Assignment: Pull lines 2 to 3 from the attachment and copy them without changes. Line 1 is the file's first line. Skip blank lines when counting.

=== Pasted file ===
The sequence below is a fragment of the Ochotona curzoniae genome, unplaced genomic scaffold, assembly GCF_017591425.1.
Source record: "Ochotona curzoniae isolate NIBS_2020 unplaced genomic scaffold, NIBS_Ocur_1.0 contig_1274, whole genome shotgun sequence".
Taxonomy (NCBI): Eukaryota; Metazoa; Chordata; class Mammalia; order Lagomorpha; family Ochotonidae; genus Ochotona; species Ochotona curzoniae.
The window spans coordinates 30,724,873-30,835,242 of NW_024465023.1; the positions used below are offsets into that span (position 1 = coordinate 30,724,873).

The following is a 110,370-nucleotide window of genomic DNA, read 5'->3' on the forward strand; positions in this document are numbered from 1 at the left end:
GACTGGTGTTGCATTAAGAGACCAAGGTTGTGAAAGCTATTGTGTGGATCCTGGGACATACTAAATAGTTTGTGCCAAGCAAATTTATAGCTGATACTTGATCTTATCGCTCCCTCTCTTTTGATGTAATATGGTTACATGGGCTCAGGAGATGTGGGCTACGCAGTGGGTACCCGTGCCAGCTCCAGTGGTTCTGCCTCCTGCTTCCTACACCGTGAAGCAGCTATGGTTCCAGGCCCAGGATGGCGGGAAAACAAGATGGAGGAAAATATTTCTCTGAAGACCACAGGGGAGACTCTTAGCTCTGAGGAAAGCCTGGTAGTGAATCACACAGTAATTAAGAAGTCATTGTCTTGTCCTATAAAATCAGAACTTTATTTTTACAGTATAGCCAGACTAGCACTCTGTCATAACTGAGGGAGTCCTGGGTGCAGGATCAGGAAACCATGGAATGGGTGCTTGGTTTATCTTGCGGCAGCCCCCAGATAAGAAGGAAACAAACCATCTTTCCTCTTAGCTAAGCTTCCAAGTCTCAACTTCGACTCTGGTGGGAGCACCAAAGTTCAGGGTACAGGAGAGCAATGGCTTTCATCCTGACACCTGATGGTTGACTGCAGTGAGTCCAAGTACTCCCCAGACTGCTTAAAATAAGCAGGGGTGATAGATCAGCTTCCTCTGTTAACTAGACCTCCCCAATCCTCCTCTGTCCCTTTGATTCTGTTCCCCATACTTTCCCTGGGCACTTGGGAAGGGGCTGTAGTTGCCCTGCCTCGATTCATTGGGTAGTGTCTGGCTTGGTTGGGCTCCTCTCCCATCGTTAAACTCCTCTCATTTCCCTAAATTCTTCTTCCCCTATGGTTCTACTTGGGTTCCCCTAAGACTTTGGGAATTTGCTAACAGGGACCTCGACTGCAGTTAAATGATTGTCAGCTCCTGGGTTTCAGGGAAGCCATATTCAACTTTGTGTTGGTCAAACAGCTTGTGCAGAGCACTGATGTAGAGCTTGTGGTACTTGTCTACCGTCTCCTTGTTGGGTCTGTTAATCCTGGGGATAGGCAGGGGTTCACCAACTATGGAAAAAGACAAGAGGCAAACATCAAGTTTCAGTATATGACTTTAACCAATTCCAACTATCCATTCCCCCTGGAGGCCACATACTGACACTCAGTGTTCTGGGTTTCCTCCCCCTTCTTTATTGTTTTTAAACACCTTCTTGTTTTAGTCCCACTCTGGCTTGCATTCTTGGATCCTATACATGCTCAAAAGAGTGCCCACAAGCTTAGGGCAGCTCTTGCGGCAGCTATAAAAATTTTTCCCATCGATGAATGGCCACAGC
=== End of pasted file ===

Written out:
Source record: "Ochotona curzoniae isolate NIBS_2020 unplaced genomic scaffold, NIBS_Ocur_1.0 contig_1274, whole genome shotgun sequence".
Taxonomy (NCBI): Eukaryota; Metazoa; Chordata; class Mammalia; order Lagomorpha; family Ochotonidae; genus Ochotona; species Ochotona curzoniae.